The initial impact of COVID-19 on the aviation market, and industry which supports it, has certainly been felt the world over. Yet what is less certain is the medium, long term and ongoing impacts of the pandemic as they are influenced by medical advancements, government regulation and, of course, consumer confidence.
Whilst it may be easy to dwell on the magnitude of the changes, equally COVID-19 gives us time to pause for thought and make changes within the industry which, until now, have eluded us. At a point where the world is working together to find economic, medical and social solutions, so too can the aviation industry work towards a restructuring and reimagining to deliver tangible outcomes which could see us well into the future.
One of the first outcomes of COVID-19 on ANSPs has been the acceleration of digital control technology. With lesser aircraft movements, social distancing measures and a general global shift to remote working, the perfect scenario has emerged to make the case for increasing investment into digital ATM technology. It is not without precedent, SAAB’s collaboration with remote Swedish airports to develop remote towers was, in part, possible due to the low traffic movements those airports managed. It simply was not viable to build and staff traditional towers as well as give the ATCs the required ongoing training so the case for digital towers was made.
Digital air traffic control also provides the added benefit of flexibility. Flexibility of location. Flexibility of use. Flexibility in staffing. With flexibility comes efficiency and with efficiency comes time to train and innovate. With practical on-the-job training more challenging with decreased movements in the COVID-19 environment, digital air traffic control technology can allow ATCs to continue real life training from wherever they are located. Efficient on-the-job training can see multiple ATCs digitally accessing the tower at the same time without the restrictions of being physically present. Nor necessarily at the tower they usually man offering a broader scope of training scenarios.
The new generation of data transfer technologies enables better data flow and accuracy opening the opportunity for tasks to be delivered remotely. If many other industries have embraced this is as a new way of working, then so can ANSPs and particularly ATC training. COVID will not last forever, and this time gives us a unique chance to put in place systems, procedures, technologies and initiatives which will make us stronger, leaner and less susceptible to disruption in the future. The greatest risk is that the industry experiences a drain of expertise and skills which means it cannot meet the demand for air travel when it rebounds.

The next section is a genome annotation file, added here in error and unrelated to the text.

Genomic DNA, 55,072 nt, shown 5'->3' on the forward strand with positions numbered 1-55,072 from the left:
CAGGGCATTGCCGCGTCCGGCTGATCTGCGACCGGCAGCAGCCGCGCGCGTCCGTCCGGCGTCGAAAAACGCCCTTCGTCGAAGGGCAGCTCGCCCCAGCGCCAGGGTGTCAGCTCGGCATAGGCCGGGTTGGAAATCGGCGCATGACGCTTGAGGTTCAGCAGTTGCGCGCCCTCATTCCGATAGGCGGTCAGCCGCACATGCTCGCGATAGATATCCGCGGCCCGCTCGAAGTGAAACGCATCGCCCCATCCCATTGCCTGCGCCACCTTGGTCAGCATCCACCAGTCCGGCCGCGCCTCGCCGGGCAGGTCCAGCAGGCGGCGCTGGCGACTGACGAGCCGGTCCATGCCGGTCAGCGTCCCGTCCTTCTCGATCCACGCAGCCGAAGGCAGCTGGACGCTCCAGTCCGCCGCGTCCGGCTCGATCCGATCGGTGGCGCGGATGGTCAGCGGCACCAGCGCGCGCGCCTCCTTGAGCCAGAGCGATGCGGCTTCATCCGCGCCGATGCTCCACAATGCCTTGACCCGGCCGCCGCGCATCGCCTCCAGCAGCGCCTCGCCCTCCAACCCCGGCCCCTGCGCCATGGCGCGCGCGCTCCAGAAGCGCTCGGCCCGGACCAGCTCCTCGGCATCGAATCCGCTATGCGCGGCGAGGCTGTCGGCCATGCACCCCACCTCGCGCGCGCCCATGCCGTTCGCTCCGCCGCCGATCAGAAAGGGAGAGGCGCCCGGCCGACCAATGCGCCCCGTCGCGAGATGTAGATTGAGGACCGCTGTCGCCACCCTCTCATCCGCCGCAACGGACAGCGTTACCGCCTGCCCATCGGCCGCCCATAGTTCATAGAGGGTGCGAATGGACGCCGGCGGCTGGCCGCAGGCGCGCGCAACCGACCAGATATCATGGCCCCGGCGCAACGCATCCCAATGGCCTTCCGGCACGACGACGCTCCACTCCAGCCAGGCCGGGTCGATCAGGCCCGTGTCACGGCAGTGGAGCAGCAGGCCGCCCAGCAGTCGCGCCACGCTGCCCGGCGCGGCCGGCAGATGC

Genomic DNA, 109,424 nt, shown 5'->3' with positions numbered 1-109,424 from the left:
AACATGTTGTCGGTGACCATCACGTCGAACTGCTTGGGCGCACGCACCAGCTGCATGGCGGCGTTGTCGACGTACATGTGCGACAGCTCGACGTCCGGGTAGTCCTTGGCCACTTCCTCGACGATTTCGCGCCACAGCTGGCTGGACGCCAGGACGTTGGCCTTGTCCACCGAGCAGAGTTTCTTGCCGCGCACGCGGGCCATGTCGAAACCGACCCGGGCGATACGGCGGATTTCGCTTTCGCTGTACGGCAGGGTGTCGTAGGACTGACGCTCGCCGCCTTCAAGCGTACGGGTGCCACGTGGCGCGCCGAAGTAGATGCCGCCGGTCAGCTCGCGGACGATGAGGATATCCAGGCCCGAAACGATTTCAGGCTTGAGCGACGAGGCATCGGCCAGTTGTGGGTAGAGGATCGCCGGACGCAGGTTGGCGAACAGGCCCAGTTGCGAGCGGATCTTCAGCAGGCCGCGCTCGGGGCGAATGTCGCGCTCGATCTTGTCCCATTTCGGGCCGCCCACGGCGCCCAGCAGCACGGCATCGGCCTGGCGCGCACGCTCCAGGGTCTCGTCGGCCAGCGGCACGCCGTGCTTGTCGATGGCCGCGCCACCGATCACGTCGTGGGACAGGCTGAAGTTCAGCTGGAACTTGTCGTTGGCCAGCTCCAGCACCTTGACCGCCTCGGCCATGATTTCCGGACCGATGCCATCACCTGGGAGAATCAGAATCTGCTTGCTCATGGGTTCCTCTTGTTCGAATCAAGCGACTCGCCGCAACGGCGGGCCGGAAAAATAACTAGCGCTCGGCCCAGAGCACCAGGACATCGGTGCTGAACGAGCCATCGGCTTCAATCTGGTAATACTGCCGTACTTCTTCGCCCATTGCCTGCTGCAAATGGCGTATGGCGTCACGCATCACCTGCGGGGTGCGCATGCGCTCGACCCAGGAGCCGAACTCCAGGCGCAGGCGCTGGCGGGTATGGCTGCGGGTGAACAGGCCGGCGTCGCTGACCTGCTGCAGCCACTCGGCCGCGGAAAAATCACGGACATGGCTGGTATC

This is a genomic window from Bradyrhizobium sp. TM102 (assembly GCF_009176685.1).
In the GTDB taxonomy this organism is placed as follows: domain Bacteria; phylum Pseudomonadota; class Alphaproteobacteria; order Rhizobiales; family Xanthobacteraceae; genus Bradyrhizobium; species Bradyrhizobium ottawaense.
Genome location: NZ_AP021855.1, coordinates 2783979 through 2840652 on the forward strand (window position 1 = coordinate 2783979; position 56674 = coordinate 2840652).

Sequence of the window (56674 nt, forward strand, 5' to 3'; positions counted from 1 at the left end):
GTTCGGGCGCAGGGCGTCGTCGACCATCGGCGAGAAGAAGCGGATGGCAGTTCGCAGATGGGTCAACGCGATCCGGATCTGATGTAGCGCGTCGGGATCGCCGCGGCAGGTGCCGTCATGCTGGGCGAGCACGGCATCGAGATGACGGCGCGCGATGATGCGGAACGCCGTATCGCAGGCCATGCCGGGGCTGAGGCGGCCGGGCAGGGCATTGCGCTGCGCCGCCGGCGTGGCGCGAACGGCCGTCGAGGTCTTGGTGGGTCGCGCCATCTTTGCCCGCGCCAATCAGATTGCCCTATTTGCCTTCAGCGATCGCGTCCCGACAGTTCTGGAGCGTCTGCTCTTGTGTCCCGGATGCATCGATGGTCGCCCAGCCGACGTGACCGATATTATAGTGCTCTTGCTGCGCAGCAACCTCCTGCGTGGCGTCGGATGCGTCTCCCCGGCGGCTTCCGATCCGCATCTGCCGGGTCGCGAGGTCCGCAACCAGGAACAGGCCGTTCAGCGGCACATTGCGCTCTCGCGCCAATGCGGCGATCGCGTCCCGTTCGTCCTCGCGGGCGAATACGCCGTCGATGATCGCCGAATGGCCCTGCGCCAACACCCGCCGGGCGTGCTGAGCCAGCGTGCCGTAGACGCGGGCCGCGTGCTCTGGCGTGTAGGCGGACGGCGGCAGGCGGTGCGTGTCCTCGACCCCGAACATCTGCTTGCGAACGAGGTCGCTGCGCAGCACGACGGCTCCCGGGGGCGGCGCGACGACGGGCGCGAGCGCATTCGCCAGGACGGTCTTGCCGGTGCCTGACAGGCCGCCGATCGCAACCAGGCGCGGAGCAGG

Those initiatives should consider the merging of ANSPs with ATC training providers and schools. Not only to cost share but to have transparency in the supply and demand of ATCs. Obviously, passenger numbers have dropped yet the rate at which they increase will have major impacts on air traffic management. The ICAO has developed several scenarios to predict short term seat capacity. Their scenarios estimate a reduction in passenger numbers globally ranging from a 42% drop to 13% comparing March 2021 to their baseline of 2019 data. That is close to a difference of 116,000,000 passengers globally, a large variance! By aligning the training and delivery of air traffic controllers, ANSPs and ATC training providers will have greater visibility over which of those scenarios are more likely and over the pipeline of human resources.It will also give ANSPs greater feedback and control over what skills ATCs are developing throughout their career. As we move towards greater digitisation of ATM then perhaps the skill set of an ATC will change? With enhanced systems, will there be a greater emphasis on technical skills?
PICTURED ABOVE: Marzoog Algamdi,
Will we need to become more adept at reading and interpreting data trends? If we are working remotely, is it less about
the soft skills and more requirement for self-management and self-care? Integrated ANSPs and ATC training providers will be able to identify and foster those skills as they emerge.
For the greater industry, there will be many changes, innovation and adaptions on the horizon. It will not be surprising to see airport terminals change in their design and flow to minimise human contact and manage health and safety. Their real estate will become earmarked for retailers, service providers, consumer activities like clinics or beauty centres as they seek a spread of their commercial risk over multiple revenue streams; a trend which has already started and only will continue to grow. For airlines, more aircraft space may be given over to cargo for the same reason.
Although COVID-19 has been beyond challenging for our industry, perhaps when an event is ‘unprecedented’ then so too should be the response, ideas and concepts developed to combat its effects. It is time to throw away the all-too-familiar box not just think outside of it.
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